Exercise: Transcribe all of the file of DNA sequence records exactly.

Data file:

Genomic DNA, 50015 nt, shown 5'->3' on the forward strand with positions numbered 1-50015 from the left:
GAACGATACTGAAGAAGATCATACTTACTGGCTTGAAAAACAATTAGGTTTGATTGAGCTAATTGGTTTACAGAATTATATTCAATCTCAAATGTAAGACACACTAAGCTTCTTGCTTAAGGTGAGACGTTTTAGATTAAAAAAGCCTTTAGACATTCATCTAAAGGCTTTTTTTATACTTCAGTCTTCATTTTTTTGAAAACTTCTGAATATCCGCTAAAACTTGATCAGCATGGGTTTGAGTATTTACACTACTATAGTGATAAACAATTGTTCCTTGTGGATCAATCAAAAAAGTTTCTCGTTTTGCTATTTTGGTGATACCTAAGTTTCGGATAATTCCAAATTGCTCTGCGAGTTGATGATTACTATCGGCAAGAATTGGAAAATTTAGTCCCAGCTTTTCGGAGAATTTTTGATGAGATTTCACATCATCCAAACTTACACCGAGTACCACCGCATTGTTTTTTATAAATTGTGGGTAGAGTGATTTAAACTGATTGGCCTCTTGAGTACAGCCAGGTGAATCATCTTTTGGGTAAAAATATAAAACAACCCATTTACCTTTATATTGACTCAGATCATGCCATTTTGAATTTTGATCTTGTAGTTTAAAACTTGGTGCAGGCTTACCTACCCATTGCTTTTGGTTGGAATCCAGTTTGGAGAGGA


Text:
Genomic DNA, 50015 nt, shown 5'->3' on the forward strand with positions numbered 1-50015 from the left:
GAACGATACTGAAGAAGATCATACTTACTGGCTTGAAAAACAATTAGGTTTGATTGAGCTAATTGGTTTACAGAATTATATTCAATCTCAAATGTAAGACACACTAAGCTTCTTGCTTAAGGTGAGACGTTTTAGATTAAAAAAGCCTTTAGACATTCATCTAAAGGCTTTTTTTATACTTCAGTCTTCATTTTTTTGAAAACTTCTGAATATCCGCTAAAACTTGATCAGCATGGGTTTGAGTATTTACACTACTATAGTGATAAACAATTGTTCCTTGTGGATCAATCAAAAAAGTTTCTCGTTTTGCTATTTTGGTGATACCTAAGTTTCGGATAATTCCAAATTGCTCTGCGAGTTGATGATTACTATCGGCAAGAATTGGAAAATTTAGTCCCAGCTTTTCGGAGAATTTTTGATGAGATTTCACATCATCCAAACTTACACCGAGTACCACCGCATTGTTTTTTATAAATTGTGGGTAGAGTGATTTAAACTGATTGGCCTCTTGAGTACAGCCAGGTGAATCATCTTTTGGGTAAAAATATAAAACAACCCATTTACCTTTATATTGACTCAGATCATGCCATTTTGAATTTTGATCTTGTAGTTTAAAACTTGGTGCAGGCTTACCTACCCATTGCTTTTGGTTGGAATCCAGTTTGGAGAGGA